I am in love with locks lately. I seem to have quite a few from our visit to Greece a few weeks ago. But, seriously, who could resist this color and shape? And those little embossed dots? The square bolts? Could you have resisted?
I’m considering this as one of the images in my next postcard order. We are so, so close to my goal — 195 people are currently signed up for the Liberate Your Art postcard swap! Isn’t that awesome? If we hit my goal 200, I promised that everyone signed up with get a postcard from me in addition to 5 postcards they will receive from other participants. I’m so excited to be this close to the goal, and it’s time for me to think about my postcards too! Especially since I liberated most of my current stock at the Do What You Love retreat last week. Postcards were a great way to give people something a little bit “more” of my art than a business card. Everyone seemed to really like looking through them and choosing their favorite too.
There is still time to help me get the word out or to sign up for the swap yourself! I’m going to close sign up on Saturday, 4 June, so that I can be sure that everyone gets the final details I send to the list in June. Go here for the rest of the details, to get a button for your blog or to sign up.
I’ve added tons of new links to the participant link list this week. That means it’s time to go visiting again. Can you find the artist who paints on rocks? How about an artist who lives in Australia? They are in there, and so, so many more amazing artists. Pick two or three links, go and visit, and leave a note letting them know you stopped by from the postcard swap!
Here are the new links added this week:
What have you discovered in the last week since the Exploring with a Camera: Breaking the Rule of Thirds post? Do you follow or break the rule of thirds most often? Link in below and let’s take a look! I saved this image from Via dell’Amore for today because it was a perfect illustration of the rule of thirds along with the love-lock tradition I talked about in yesterday’s post.
When you link in your examples of following and breaking the rule of thirds in the link below, and you have two chances to win. I’m giving away the “C is for Camera” notebook below and Tammy Lee Bradley of Bliss and Folly has joined in to giveaway a Vintage Camera trio – head over to her blog here to see how to enter for her fabulous giveaway. Thanks so much Tammy for sharing the love with us!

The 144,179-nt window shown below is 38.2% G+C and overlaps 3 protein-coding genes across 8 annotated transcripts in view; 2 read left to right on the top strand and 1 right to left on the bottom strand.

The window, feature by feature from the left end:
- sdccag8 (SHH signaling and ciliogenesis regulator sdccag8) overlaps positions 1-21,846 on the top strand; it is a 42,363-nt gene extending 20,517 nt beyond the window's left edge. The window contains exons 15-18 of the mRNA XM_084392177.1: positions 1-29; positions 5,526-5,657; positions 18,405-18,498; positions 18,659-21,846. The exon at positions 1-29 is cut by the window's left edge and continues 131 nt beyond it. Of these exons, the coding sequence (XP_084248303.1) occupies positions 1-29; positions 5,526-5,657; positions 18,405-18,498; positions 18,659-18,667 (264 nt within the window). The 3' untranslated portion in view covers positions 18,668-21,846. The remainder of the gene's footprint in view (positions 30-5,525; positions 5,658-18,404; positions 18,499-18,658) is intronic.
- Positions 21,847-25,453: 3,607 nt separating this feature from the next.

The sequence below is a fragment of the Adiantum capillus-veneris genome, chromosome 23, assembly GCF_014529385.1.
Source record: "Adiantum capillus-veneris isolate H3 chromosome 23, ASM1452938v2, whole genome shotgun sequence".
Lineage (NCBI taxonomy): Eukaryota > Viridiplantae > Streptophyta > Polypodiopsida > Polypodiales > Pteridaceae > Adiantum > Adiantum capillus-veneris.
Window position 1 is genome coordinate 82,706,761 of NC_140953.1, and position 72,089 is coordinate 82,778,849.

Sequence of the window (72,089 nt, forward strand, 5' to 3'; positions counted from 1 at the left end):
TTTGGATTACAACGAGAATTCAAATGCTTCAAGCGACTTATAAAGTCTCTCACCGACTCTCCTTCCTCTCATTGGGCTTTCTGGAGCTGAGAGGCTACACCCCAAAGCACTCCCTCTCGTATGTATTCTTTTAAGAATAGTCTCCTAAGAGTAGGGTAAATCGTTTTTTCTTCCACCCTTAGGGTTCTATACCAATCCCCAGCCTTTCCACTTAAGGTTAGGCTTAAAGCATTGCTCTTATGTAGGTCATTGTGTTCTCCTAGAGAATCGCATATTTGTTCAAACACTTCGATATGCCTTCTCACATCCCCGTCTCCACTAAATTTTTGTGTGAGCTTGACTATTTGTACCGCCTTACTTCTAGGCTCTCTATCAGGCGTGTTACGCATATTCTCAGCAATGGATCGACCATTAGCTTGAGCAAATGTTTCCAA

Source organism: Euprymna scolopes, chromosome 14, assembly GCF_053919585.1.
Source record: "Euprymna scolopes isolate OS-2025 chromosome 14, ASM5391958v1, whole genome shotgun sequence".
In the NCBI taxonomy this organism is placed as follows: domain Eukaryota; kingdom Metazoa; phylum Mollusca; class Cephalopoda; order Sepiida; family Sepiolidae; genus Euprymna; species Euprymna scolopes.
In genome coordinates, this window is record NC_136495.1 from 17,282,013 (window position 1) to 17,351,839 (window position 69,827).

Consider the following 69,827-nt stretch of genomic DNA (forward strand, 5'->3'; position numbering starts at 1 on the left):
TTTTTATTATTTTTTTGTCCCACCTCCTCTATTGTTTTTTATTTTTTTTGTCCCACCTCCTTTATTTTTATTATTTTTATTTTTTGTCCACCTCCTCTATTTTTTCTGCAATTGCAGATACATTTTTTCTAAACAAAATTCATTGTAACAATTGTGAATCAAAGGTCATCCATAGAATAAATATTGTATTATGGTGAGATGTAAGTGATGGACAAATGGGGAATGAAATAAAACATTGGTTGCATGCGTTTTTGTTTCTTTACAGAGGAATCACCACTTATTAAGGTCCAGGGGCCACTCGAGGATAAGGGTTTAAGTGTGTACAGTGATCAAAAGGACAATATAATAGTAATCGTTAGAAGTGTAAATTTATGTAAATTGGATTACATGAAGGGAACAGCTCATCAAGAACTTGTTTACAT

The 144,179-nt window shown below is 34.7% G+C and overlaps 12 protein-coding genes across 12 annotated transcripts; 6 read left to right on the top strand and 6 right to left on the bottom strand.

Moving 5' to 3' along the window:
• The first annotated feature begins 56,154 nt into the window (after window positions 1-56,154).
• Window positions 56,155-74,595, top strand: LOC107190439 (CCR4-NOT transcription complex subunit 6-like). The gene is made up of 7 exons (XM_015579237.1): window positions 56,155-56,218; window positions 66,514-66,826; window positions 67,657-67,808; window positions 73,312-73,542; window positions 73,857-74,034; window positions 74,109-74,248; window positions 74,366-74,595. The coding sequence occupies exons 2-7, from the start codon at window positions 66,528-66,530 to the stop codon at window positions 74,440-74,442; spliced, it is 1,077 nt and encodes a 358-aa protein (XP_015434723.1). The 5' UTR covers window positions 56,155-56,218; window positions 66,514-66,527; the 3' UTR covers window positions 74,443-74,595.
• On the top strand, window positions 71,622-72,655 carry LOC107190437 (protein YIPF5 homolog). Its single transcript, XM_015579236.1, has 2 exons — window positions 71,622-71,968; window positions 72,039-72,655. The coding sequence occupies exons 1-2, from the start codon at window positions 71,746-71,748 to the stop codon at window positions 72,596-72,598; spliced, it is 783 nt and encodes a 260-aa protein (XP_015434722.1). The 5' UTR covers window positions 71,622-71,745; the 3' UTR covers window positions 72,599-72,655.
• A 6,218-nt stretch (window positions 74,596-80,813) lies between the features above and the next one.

So, without further ado, please share your view! Link in below or click the thumbnails to see the other great examples shared so far. Thanks so much for participating! You can find the code for the Exploring with a Camera button here, if you want to share the love on your blog too.
Via dell’Amore is a nice little walk along the Mediterranean Sea from the towns of Riomaggiore and Manarola in the Cinque Terre. The story goes that the trail was built between the two towns as the railway was being built in the region, and it became a place for young lovers to meet to get away from the watching eyes of the townspeople. Now it is an enjoyable walkway along the sea, with benches to sit and enjoy the view.
The pathway is lined with love graffiti and covered with locks on every possible surface, including this little nook celebrating the famous walkway. The locks seem to be a tradition in Italy – near any body of water you will find locks hooked to bridge railings with little messages symbolizing the love of a couple. We first noticed this in Florence and have seen it many places in our travels, but no where are there more locks than along Via dell’Amore. They even sell locks if you want to participate in the tradition.
I was tempted to buy a lock for a keepsake but managed to resist and just capture a few images instead. I’m curious though – is the lock tradition something that is only found in Italy or does it happen in other parts of Europe? What are the traditions to celebrate young love in your country?
No, I’m not talking about hair! One final “love themed” post for this Valentine’s Day week. You find these locks on bridges, ocean overlooks, anywhere near water. The couples right their names on the lock, lock it to something permanent (railing, lamp post, whatever) and throw the key into the water. It must be quite the European love tradition because we’ve seen them everywhere, once we started noticing them. I had never heard of this or seen this in the US. These are from Florence, on the Ponte Vecchio.